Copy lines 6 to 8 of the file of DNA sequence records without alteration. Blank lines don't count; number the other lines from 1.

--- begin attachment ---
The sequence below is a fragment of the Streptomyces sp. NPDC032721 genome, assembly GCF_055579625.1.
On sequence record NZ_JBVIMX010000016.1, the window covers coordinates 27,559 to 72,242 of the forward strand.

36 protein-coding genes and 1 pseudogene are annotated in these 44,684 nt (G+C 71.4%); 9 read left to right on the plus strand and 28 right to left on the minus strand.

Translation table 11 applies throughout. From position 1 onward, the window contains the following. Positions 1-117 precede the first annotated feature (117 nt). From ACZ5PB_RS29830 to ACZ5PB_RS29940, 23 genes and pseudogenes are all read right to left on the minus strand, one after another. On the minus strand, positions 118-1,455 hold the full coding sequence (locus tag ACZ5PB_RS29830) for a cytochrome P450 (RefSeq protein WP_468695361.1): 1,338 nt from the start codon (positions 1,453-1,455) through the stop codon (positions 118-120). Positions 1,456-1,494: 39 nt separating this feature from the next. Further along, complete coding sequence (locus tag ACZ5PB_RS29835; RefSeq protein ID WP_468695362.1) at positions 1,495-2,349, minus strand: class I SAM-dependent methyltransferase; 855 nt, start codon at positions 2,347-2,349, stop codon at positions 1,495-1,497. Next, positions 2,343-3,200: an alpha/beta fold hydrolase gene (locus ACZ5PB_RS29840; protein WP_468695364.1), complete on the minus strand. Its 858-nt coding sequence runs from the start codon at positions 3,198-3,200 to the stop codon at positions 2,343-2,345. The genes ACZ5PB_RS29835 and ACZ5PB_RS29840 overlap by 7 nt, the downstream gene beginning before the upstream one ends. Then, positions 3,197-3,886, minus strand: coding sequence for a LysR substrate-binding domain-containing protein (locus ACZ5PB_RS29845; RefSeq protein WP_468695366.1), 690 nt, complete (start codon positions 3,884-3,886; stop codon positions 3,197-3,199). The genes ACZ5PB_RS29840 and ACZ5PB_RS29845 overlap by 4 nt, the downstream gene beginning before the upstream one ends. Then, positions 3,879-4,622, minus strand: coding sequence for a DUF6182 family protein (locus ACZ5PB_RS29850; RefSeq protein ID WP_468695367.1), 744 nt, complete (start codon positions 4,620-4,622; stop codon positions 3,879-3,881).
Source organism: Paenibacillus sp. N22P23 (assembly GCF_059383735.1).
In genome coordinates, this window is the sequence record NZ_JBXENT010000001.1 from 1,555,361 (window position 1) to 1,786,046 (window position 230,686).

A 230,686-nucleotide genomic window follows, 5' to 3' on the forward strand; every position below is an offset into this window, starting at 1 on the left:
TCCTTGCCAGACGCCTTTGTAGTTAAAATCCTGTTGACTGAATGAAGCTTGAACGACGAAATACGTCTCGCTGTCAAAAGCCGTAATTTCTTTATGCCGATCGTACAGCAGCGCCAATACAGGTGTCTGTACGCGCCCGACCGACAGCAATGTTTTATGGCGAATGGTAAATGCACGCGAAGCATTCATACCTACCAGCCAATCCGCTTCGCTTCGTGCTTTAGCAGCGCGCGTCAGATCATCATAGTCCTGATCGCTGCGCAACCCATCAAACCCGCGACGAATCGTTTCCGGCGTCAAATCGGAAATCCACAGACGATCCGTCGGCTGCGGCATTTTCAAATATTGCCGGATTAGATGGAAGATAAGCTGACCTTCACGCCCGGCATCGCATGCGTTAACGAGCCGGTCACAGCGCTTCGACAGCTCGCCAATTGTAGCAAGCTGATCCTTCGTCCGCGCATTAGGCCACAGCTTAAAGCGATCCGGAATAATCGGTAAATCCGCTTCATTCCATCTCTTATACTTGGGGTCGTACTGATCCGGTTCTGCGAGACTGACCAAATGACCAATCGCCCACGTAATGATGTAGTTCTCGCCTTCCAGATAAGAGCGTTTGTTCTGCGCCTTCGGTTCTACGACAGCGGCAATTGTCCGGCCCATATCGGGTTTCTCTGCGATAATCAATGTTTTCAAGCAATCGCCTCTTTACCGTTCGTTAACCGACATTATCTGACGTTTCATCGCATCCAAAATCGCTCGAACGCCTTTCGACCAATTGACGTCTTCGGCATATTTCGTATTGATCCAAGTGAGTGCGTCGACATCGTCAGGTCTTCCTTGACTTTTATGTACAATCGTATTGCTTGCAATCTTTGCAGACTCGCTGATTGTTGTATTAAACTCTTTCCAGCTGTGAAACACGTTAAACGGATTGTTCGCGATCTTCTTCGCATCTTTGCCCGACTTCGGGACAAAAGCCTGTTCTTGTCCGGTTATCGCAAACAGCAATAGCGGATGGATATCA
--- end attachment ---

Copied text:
In genome coordinates, this window is the sequence record NZ_JBXENT010000001.1 from 1,555,361 (window position 1) to 1,786,046 (window position 230,686).

A 230,686-nucleotide genomic window follows, 5' to 3' on the forward strand; every position below is an offset into this window, starting at 1 on the left:
TCCTTGCCAGACGCCTTTGTAGTTAAAATCCTGTTGACTGAATGAAGCTTGAACGACGAAATACGTCTCGCTGTCAAAAGCCGTAATTTCTTTATGCCGATCGTACAGCAGCGCCAATACAGGTGTCTGTACGCGCCCGACCGACAGCAATGTTTTATGGCGAATGGTAAATGCACGCGAAGCATTCATACCTACCAGCCAATCCGCTTCGCTTCGTGCTTTAGCAGCGCGCGTCAGATCATCATAGTCCTGATCGCTGCGCAACCCATCAAACCCGCGACGAATCGTTTCCGGCGTCAAATCGGAAATCCACAGACGATCCGTCGGCTGCGGCATTTTCAAATATTGCCGGATTAGATGGAAGATAAGCTGACCTTCACGCCCGGCATCGCATGCGTTAACGAGCCGGTCACAGCGCTTCGACAGCTCGCCAATTGTAGCAAGCTGATCCTTCGTCCGCGCATTAGGCCACAGCTTAAAGCGATCCGGAATAATCGGTAAATCCGCTTCATTCCATCTCTTATACTTGGGGTCGTACTGATCCGGTTCTGCGAGACTGACCAAATGACCAATCGCCCACGTAATGATGTAGTTCTCGCCTTCCAGATAAGAGCGTTTGTTCTGCGCCTTCGGTTCTACGACAGCGGCAATTGTCCGGCCCATATCGGGTTTCTCTGCGATAATCAATGTTTTCAAGCAATCGCCTCTTTACCGTTCGTTAACCGACATTATCTGACGTTTCATCGCATCCAAAATCGCTCGAACGCCTTTCGACCAATTGACGTCTTCGGCATATTTCGTATTGATCCAAGTGAGTGCGTCGACATCGTCAGGTCTTCCTTGACTTTTATGTACAATCGTATTGCTTGCAATCTTTGCAGACTCGCTGATTGTTGTATTAAACTCTTTCCAGCTGTGAAACACGTTAAACGGATTGTTCGCGATCTTCTTCGCATCTTTGCCCGACTTCGGGACAAAAGCCTGTTCTTGTCCGGTTATCGCAAACAGCAATAGCGGATGGATATCA